Photo Corners headlinesarchivemikepasini.com


A   S C R A P B O O K   O F   S O L U T I O N S   F O R   T H E   P H O T O G R A P H E R

Enhancing the enjoyment of taking pictures with news that matters, features that entertain and images that delight. Published frequently.

Matinee: Louis Mendes Share This on LinkedIn   Tweet This   Forward This

31 August 2019

Saturday matinees long ago let us escape from the ordinary world to the island of the Swiss Family Robinson or the mutinous decks of the Bounty. Why not, we thought, escape the usual fare here with Saturday matinees of our favorite photography films?

So we're pleased to present the 217th in our series of Saturday matinees today: Louis Mendes.

This short New York Post video (which is not new but we just have to add it to our curriculum) profiles Louis Mendes who has been making portraits of people in public places for over 50 years with a camera as old as he is.

That would be his Speed Graphic 4x5 camera, once the workhorse of the working press, with a Polaroid back. It's not the only camera he uses but it's the one he's famous for.

'Most people in the digital age have not had a Polaroid or instant picture taken of themselves.'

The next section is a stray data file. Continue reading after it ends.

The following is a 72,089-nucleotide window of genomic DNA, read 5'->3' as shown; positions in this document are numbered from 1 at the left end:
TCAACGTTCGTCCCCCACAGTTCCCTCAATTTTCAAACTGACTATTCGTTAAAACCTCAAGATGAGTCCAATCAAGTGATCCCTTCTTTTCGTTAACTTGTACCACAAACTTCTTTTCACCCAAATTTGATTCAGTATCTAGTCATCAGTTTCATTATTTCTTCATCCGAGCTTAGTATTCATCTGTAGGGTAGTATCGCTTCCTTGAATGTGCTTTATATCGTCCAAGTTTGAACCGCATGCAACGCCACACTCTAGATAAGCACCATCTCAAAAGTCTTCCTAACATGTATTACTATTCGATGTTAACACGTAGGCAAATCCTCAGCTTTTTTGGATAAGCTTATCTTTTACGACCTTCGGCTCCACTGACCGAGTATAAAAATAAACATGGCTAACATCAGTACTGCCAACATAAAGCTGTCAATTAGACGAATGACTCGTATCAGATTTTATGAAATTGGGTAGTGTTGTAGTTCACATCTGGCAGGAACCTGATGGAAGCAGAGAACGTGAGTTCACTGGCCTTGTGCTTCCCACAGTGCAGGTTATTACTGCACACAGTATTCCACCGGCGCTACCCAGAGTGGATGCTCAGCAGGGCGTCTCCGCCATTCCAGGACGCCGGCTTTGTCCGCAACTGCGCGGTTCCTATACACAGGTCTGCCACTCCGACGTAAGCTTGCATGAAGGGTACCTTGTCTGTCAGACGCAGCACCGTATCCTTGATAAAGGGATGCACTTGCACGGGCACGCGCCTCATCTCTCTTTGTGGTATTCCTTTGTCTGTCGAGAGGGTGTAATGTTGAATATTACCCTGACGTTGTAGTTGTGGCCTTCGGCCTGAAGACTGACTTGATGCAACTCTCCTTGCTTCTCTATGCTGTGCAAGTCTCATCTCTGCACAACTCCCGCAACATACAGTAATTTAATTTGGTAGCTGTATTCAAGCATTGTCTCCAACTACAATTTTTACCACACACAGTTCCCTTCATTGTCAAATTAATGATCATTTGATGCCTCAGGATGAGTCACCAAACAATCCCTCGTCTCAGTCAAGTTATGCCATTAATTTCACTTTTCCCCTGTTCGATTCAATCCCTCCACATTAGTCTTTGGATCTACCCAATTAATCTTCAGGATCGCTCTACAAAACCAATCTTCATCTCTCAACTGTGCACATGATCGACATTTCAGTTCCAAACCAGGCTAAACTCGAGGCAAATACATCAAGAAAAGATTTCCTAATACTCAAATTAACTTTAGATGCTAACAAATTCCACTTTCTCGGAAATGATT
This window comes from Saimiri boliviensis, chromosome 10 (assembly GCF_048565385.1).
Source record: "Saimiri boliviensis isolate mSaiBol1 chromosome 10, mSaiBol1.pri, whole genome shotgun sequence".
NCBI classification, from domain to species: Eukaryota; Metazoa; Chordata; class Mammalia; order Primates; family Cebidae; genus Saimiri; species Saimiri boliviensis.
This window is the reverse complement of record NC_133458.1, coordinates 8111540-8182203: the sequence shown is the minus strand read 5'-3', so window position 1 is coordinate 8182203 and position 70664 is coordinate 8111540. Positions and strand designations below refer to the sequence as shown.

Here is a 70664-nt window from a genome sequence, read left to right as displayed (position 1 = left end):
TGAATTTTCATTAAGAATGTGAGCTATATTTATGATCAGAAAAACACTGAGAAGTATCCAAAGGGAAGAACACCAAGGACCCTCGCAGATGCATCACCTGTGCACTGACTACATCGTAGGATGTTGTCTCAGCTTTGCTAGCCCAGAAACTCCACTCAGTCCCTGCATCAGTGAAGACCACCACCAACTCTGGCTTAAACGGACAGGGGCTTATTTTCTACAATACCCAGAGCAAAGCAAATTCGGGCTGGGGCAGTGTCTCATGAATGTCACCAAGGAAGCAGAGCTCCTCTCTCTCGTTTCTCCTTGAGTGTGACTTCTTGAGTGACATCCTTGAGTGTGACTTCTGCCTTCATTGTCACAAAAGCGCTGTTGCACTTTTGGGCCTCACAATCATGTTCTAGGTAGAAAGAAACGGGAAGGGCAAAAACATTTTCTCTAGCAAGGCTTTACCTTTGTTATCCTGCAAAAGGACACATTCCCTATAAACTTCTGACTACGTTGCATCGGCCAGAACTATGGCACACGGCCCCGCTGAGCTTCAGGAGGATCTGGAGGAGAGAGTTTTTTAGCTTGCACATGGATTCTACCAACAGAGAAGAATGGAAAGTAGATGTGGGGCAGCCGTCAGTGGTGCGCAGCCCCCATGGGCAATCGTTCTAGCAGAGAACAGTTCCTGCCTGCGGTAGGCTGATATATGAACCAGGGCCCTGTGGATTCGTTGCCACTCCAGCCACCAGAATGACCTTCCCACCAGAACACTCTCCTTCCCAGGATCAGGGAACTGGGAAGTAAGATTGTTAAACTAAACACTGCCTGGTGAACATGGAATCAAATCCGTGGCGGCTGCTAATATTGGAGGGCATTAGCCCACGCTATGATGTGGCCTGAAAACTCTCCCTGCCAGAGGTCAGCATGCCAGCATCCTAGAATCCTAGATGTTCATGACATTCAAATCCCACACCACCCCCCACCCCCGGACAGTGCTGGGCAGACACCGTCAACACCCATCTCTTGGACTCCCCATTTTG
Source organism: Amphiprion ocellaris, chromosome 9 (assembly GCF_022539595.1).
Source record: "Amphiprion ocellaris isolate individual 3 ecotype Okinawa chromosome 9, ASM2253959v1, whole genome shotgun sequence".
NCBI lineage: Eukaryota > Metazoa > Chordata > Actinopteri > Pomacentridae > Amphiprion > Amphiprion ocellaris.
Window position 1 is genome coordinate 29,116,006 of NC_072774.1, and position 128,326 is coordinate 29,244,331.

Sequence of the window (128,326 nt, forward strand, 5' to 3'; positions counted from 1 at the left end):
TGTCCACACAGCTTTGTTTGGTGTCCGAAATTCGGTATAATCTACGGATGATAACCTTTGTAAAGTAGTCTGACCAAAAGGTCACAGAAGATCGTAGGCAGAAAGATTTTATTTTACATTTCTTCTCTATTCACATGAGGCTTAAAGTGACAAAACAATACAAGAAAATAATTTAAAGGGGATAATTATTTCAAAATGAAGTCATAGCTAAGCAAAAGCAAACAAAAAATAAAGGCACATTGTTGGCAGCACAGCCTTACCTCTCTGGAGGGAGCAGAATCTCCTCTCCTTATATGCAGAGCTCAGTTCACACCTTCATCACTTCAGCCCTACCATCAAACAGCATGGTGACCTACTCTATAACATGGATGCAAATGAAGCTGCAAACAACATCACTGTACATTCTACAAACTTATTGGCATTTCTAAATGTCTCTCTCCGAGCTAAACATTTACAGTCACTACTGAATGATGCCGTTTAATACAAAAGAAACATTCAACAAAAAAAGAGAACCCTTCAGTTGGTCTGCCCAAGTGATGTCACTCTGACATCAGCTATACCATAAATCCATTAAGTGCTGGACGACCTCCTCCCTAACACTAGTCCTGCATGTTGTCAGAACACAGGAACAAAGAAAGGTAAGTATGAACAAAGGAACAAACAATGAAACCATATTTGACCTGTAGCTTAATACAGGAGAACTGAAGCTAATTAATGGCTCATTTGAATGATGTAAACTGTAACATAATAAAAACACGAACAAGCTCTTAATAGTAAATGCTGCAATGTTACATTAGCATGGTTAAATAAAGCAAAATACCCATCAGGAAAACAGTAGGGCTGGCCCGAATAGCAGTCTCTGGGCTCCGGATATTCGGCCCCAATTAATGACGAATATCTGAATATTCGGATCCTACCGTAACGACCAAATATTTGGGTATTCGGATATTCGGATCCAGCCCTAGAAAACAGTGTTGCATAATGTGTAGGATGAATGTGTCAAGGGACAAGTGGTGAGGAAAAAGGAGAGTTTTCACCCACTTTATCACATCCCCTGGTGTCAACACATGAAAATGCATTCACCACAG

He uses a variety of strobes, too. We noticed a Vivitar 283 or 285 in this clip. But you'll also see a vintage Graflex flash.

As he points out, he dresses the part, too. He looks like he walked right out of a 1940s black-and-white movie as a press photographer.

But he's no phantasm. He makes real instant prints he puts in small paper frames for the people he photographs. He asks for a specific fee (which seems to vary) but takes donations if that's too steep. Social Security makes up the difference.

Everybody takes selfies these days, Mendes acknowledges. But selfies, he adds, just don't take "a real clear picture" of their subject. "And I can do that."

He's famous for haunting New York City (look for him near B&H), but he's been all over. He likes people wherever they are. And he has a surprise for them.

A permanent physical picture, not an ephemeral electronic image.

"Most people in the digital age have not had a Polaroid or instant picture taken of themselves," he points out. So they're amazed when he puts their portrait in a frame for them. Which is "quite exciting for me to see that all the time," he says.

He takes just one shot. But it will beat any 15 minutes of fame you might otherwise experience.


BackBack to Photo Corners